Wednesday, February 5, 2014

Nawaz Shareef is now on a fast track collision course with the army

Nawaz Shareef is now on a fast track collision course with the army. There is absolutely no two ways about it. Even US intelligence feels that Nawaz is crossing the red line. The issues of Musharraf, anti-terrorism laws and operation aganst TTP are the sore disputes which have already strained the relations between the political government and the army. There is a reason why WP thinks there is going to be a coup in Pakistan this year! 

All axis of the deployed 5thGW are now aflame. From TTP to BLA to Karachi’s urban war to Indian threat to involvement of US State department in Baluchistan to information warfare to India’s strategic alliances with regional powers to collapse of economy – Nawaz Shareef government is not just clueless, it is actually fighting its own army. It cannot get any worse than that. 

We are seriously concerned. Khair inshAllah !

WASHINGTON: Prime Minister Nawaz Sharif may strain his relations with the new army chief if he continues to expand his policy-making powers, warns a US intelligence report.
The report, presented before the US Senate Select Committee on Intelligence on Wednesday, notes that Mr Sharif is seeking to “acquire a more central policy-making role” for civilians in areas that the Army has traditionally dominated.
“His push for an increased role in foreign policy and national security will probably test his relationship with the new Chief of Army Staff, particularly if the Army believes that the civilian government’s position impinges on Army interests” the report warns.
But it also notes that the prime minister has publically stated that the Army and the civilian government are “on the same page.”
The annual report is an assessment of the threats the United States may have to deal with in 2014 and is compiled jointly by all US intelligence agencies.
Pakistan figures prominently in a chapter on South Asia, which predicts that Prime Minister Sharif’s primary focus in 2014 will be on improving the economy, including the energy sector, and countering security threats.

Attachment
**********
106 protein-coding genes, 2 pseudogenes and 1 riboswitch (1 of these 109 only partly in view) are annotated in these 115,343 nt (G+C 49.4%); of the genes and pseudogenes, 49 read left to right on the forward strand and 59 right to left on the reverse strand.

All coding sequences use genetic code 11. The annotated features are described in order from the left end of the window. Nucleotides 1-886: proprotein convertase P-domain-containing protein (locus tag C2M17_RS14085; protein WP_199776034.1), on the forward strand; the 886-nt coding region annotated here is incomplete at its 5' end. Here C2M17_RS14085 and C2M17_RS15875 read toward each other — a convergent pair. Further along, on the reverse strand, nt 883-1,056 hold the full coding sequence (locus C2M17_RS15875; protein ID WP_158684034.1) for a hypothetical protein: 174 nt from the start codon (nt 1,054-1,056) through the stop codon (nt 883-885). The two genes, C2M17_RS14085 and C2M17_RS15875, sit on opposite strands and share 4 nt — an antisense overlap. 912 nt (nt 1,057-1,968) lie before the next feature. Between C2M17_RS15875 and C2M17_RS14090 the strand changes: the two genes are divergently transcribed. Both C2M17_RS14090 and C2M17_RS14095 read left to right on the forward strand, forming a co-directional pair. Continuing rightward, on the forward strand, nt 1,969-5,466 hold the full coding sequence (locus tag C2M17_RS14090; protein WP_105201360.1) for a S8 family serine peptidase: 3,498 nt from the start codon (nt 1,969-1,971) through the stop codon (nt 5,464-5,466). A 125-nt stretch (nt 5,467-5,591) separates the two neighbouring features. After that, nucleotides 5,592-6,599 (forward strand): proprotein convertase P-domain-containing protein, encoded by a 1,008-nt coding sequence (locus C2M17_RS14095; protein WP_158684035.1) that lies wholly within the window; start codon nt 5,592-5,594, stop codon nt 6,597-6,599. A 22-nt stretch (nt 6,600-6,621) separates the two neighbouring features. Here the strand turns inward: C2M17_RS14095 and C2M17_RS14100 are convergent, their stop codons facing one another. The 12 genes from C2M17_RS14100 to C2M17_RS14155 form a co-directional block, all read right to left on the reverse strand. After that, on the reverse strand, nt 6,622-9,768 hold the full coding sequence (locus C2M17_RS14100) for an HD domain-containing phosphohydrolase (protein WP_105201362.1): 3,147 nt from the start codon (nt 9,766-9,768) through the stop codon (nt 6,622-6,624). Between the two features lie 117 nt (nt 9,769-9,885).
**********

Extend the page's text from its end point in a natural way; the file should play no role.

The report says that Mr Sharif probably won the May 2013 election primarily because the previous government failed to improve either the economy or the generation of electricity.
It also notes that in September 2013, Islamabad secured an IMF program and met the conditions for fiscal and energy reforms under its three-year, $6.7 billion Extended Fund Facility. This paved the way for a second disbursement of $550 million in December.
But the report warns that “continued use of scarce foreign exchange reserves by the State Bank of Pakistan, to prop up the Pakistani rupee might make future disbursements difficult.”
The US intelligence community informs the Senate that Pakistan wants good relations with the United States “but cooperation with Washington will continue to be vulnerable to strains, particularly due to Pakistani sensitivities toward perceived violations of sovereignty.”
It notes that Prime Minister Sharif entered office seeking to establish good relations with the United States, especially in areas that support his primary domestic focus of improving the economy.
Mr Sharif and his advisers were pleased with his late October 2013 visit to Washington. Pakistan was eager to restart a “strategic dialogue’ and its offices and press have touted results of the initial meetings of several of the five workings that comprise the dialogue.
The report notes that Mr Sharif also seeks rapprochement with New Delhi in part in anticipation of increased trade, which would be beneficial to Pakistan’s economic growth. Mr Sharif will probably move cautiously to improve relations, however, and India also will probably not take any bold steps, particularly not before the Indian elections in Spring 2014.
The two other South Asian nations that drew the attention of the US intelligence community are Afghanistan and India.


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